Q: How did you come up with the idea for your book, Growing Leaders in Healthcare: Lessons from the Corporate World (Health Administration Press, 2009)?
A. I got the idea when I attended an executive master’s program on leadership development. As the only representative from healthcare in the program, I worked alongside chief learning officers and organizational development professionals from other industries; people who had been doing leadership development for a long time. What I learned from them and the program was that the only major sustainable competitive advantage an organization has is its employees. After completing the program, I, along with the co-author of the book, James W. Herring, PhD, gathered and shared those best practices that exist in corporate America that could be applied to the healthcare field such as how best to manage the careers of talented young executives.
Q: What is your greatest professional achievement?
A. I helped build three children’s hospitals that, once completed, will touch the lives of 2.5 million children per year, and that’s a wonderful legacy that will extend beyond my lifetime. I would say another key achievement has been the interaction I have had with students through my formal academic appointments and being fortunate to serve as preceptor for 20 administrative residents. Seeing the accomplishments they have made in their careers and knowing that I played a small part has been gratifying.
How has ACHE helped in your professional development?
A. ACHE has been significant in my career aspirations. I joined ACHE as a Student Associate, and since then, I have attended many its seminars. In my first executive role I was thrown into leading a construction project with no exposure to construction in my background. To help me gain knowledge about construction, I attended an ACHE construction management seminar that to this day really helps me create a priority list as I manage the 10-story inpatient tower project at Riley Hospital for Children. When I research the seminars I want to attend, I critically evaluate what course offerings align with the challenges I have in front of me. This process has helped in my continuous professional development. I also am involved in local chapter activities and mentoring programs.
Reducing Disparities in Care and Having a Diverse Workforce
By John M. Buell
A lecture on diversity at this year’s Congress on Healthcare Leadership in March covered two growing areas of significance: disparities in care and the importance of a diverse workforce—two relevant issues for all levels of healthcare management.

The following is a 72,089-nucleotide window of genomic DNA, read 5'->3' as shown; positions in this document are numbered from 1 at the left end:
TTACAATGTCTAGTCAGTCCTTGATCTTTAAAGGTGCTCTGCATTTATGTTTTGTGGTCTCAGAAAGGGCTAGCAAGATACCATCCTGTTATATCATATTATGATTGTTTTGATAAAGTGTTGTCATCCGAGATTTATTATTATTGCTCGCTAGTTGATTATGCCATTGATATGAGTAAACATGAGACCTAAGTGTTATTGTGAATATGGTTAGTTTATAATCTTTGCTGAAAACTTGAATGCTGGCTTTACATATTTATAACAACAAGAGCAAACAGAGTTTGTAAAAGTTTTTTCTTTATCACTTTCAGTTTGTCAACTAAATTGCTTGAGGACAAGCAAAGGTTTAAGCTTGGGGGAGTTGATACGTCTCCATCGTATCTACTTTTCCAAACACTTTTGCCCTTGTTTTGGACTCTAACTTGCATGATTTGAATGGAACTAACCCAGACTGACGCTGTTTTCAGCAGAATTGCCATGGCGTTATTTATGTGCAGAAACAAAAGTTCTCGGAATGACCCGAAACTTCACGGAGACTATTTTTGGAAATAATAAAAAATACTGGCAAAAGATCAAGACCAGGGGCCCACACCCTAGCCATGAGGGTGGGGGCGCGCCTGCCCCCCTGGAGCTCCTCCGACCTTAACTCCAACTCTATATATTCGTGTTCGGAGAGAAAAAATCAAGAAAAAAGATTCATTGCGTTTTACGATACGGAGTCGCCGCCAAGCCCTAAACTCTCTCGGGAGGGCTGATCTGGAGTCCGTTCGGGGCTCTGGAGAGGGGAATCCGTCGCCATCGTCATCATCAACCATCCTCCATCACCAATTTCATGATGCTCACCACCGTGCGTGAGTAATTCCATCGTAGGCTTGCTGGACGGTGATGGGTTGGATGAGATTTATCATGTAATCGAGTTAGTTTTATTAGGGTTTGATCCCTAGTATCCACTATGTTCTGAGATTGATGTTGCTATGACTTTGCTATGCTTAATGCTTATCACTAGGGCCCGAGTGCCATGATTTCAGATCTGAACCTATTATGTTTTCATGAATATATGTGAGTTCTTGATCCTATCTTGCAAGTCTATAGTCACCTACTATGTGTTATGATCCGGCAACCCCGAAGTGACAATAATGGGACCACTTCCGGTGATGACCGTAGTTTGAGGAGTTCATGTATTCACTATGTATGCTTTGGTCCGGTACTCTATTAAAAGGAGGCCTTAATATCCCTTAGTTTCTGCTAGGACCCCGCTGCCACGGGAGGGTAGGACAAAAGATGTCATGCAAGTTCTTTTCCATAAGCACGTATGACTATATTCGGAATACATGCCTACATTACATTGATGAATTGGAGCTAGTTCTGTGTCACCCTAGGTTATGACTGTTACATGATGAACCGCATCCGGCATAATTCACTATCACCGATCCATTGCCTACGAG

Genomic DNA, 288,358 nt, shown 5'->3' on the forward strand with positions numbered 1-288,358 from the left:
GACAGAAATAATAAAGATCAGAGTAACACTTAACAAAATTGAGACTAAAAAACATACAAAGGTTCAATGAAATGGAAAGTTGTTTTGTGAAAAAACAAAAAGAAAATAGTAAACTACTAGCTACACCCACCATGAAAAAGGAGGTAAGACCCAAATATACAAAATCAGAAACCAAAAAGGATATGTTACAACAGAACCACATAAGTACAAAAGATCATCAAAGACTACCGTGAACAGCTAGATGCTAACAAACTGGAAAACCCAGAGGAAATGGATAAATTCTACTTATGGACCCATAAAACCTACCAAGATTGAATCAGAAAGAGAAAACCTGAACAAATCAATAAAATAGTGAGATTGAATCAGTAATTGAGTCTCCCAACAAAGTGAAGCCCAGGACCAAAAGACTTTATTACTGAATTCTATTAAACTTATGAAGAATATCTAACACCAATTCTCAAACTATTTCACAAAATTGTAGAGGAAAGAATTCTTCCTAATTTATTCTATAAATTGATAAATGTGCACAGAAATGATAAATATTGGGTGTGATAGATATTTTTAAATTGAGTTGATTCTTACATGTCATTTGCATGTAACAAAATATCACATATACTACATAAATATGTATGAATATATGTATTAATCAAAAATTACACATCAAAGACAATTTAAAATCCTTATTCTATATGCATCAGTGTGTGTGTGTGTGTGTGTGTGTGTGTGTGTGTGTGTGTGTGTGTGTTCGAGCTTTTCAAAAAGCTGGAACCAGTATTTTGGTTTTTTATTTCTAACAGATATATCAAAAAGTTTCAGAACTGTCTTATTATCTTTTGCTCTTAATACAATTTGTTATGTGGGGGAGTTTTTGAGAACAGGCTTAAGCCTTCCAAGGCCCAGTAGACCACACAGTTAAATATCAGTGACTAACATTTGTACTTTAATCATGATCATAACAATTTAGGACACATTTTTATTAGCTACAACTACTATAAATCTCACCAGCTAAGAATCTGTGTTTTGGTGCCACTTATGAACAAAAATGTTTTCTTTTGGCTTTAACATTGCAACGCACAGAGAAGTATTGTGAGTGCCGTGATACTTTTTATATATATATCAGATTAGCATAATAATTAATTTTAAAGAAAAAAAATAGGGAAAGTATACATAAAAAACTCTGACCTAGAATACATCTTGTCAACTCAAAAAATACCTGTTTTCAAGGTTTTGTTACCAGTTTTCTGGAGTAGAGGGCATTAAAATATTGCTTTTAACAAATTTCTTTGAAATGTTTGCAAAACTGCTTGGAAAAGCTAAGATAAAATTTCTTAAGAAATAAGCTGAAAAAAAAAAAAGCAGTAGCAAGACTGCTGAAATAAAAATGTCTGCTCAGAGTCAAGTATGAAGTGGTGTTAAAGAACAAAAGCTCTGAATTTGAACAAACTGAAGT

Joseph R. Betancourt, MD, director, The Disparities Solutions Center, Boston, and Joseph R. Swedish, FACHE, president, CEO and chief diversity officer, Trinity Health, Novi, Mich., gave the presentation “Diversity and Disparity: A Challenge to All Healthcare Leaders.”
Addressing Disparities of Care
Betancourt’s presentation focused on the opportunities that exist for improvement on issues of equity and disparities in quality. He pointed out, for example, that the diabetes-related death rate of African Americans in 2010 was 50.1 per 100,000 patients compared to 22.8 for whites.
Social determinants and access to care are the leading contributors for disparities of care, according to Betancourt, who is also a senior scientist at the Mongan Institute for Health Policy, program director for multicultural education at Massachusetts General Hospital and associate professor of medicine at Harvard Medical School, all in Boston.
But even when minorities have the same level of insurance, socioeconomic status and education—and the only difference between minorities and whites is the color of their skin—disparities in care continue to exist, said Betancourt.
“Studies have found…that African American patients are less likely to be referred for cardiac catheterization, angioplasty and bypass surgery,” said Betancourt. “There are many examples of this that couldn’t be explained away because they (minority patients) lived in a bad neighborhood.”
One other contributing factor in disparities in care, according to Betancourt, is the difficulty many minorities and healthcare providers have in communicating with each other. Medical residents were surveyed a few years ago for research on their overall preparedness to provide care to diverse populations, according to Betancourt, and one question they were asked was had they ever used a child 12 years old or younger as an interpreter for a family member. And one-third of the residents said yes. But it is well known that most children do not make effective interpreters, something even Betancourt learned first-hand as a seven year old when he accompanied his Spanish-speaking grandmother to the doctor’s office to serve as an interpreter.